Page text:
Blocked drains can be a common enough occurrence, but this doesn't make them any less of an inconvenience. Regular maintenance of your drains is the easiest way to prevent them from becoming blocked, but this not a guarantee that it will never happen. A drain insert can be used in your shower or bath to prevent hairs from entering the drainage system. The same thing can be used in your kitchen sink to prevent food particles from going down the drain. When the drain is blocked, you could just use a harsh chemical unblocker to fix the problem. If you don't like to use such strong, abrasive chemicals, or if you're worried about what the unblocker might do to your pipes, then there are a few natural alternatives you can use.
Fill your electric jug or kettle with water and bring it to the boil. Carefully hold it over the drain and pour a steady stream of water until the jug is empty. Position the spout of the jug close to the drain to minimise the chance of splashback from the hot water. The simple heat of the water is often enough to dislodge organic materials (such as hair or food), which will quickly return the drains to working order. If the blockage is combined with an unpleasant odour (which is the result of the organic materials decomposing), then you might want to add a splash of white vinegar before you pour the water.
While depilatory cream contains a number of fairly potent active ingredients, they are infinitely less harsh than a chemical drain unblocker. Since this method is only effective with drains that are blocked by hair clumps, you should only try it in your bath or shower drain. You will notice that the manufacturer will have listed a maximum time that the cream should be left on your skin. This is because the cream has a corrosive effect on organic material, which is how it weakens your hair's keratin, separating your hair from your body. This corrosive element is what you want. Empty a tube of depilatory cream into the blocked drain and wait for the maximum amount of time listed by the manufacturer. Flush the drain with hot water from your electric jug or kettle. The cream should have partially corroded the hair to the point where it can easily be flushed away.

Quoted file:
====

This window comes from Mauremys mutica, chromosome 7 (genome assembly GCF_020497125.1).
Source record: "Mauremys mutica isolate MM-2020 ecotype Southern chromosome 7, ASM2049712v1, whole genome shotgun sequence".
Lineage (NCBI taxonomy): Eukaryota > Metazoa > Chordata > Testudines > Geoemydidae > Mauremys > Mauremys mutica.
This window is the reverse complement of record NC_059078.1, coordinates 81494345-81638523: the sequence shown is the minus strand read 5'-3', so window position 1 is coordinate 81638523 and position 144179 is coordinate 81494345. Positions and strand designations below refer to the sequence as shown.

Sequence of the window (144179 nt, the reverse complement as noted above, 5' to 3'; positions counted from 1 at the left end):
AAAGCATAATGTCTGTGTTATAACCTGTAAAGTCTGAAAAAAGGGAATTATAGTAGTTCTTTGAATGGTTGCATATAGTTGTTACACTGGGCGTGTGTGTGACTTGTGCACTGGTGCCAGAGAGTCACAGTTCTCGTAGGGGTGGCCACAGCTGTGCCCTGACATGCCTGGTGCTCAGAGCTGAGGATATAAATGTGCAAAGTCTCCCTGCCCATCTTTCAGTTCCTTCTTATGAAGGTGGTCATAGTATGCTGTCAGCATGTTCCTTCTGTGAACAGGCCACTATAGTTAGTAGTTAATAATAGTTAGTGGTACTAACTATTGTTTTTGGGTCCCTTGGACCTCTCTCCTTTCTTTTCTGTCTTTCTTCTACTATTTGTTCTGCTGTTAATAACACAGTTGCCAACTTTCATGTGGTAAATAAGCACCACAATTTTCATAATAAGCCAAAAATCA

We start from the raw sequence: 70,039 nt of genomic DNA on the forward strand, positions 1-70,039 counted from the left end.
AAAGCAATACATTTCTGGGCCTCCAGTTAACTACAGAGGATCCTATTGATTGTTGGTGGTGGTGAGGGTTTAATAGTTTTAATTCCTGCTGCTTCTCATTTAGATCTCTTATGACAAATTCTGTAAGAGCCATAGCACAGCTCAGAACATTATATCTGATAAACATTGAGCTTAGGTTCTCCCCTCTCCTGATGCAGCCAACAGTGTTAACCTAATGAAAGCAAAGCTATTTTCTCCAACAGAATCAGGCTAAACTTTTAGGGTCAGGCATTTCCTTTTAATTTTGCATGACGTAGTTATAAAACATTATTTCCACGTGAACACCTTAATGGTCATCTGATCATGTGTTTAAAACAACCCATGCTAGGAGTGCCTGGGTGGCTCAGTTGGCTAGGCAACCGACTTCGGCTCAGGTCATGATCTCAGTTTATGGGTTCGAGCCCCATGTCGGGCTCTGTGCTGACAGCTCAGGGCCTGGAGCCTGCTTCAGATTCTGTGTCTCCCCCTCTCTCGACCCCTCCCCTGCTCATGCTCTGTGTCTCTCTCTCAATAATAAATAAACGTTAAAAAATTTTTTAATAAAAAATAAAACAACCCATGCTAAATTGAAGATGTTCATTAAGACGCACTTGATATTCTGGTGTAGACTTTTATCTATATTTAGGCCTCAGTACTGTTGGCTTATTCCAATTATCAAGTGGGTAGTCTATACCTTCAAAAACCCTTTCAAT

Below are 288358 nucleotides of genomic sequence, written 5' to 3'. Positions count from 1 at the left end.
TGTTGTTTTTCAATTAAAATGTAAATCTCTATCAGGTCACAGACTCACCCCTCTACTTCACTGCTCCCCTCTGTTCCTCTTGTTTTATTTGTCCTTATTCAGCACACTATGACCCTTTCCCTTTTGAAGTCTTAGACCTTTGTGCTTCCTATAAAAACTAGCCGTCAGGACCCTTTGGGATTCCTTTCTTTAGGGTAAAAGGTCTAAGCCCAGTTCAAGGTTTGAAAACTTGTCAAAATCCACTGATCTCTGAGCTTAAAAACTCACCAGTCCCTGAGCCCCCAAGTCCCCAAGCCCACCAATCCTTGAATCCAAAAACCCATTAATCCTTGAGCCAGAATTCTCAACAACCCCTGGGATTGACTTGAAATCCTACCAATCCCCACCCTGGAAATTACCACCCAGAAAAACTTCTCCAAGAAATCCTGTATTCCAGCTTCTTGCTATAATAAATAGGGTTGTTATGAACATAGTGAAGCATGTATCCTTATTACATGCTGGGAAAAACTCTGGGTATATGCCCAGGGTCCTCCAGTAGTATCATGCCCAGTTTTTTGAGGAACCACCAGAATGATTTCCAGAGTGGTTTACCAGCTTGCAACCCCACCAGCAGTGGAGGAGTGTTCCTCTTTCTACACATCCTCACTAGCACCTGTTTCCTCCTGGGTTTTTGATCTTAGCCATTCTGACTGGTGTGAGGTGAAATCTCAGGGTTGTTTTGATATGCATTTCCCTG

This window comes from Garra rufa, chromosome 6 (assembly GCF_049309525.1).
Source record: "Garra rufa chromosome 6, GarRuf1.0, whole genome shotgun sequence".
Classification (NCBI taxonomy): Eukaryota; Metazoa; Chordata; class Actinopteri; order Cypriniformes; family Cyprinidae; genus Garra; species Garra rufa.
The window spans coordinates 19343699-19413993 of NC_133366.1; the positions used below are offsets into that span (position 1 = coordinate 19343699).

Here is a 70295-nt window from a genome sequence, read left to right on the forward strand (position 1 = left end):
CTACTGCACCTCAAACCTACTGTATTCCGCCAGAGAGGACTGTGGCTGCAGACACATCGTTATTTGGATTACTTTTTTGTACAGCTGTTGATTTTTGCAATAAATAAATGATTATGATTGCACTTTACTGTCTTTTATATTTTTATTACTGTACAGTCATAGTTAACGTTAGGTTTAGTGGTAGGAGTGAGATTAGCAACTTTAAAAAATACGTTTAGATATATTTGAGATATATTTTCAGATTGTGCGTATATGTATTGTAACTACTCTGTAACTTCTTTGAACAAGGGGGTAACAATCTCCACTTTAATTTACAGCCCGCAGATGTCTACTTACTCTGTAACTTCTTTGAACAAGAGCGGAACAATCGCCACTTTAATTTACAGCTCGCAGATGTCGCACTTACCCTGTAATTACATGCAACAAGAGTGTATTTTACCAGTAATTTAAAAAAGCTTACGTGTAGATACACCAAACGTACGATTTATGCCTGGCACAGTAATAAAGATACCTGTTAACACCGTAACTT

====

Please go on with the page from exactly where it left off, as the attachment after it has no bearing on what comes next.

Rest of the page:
Baking Soda and Vinegar
All vinegars contain acetic acid, which creates a powerful foaming process when combined with baking soda. While you could technically use any kind of vinegar to achieve the same result, apple cider vinegar and white vinegar perhaps have the most neutral scent (even though the resulting scent can still be quite powerful). Slowly tip one cup of baking soda into the blocked drain. Follow this with the same amount of vinegar. Place the plug into the drain to seal it. If the drain does not have a plug (as is the case in some showers), then simply cover the drain with a wet rag to prevent the foam from moving upwards and to minimise the scent (although you should still ventilate the room as much as possible). The effervescent foam that has been produced by combining the acid (the vinegar) with a base (the baking soda) can be powerful enough to dislodge blockages.
If you have tried these methods to no avail, you will of course need to call a plumber. They will probably use a plumber's snake to dislodge the blockage, so that harsh chemicals still won't be an issue. And once the drain has been unblocked, please consider using a drain insert to stop it from happening again.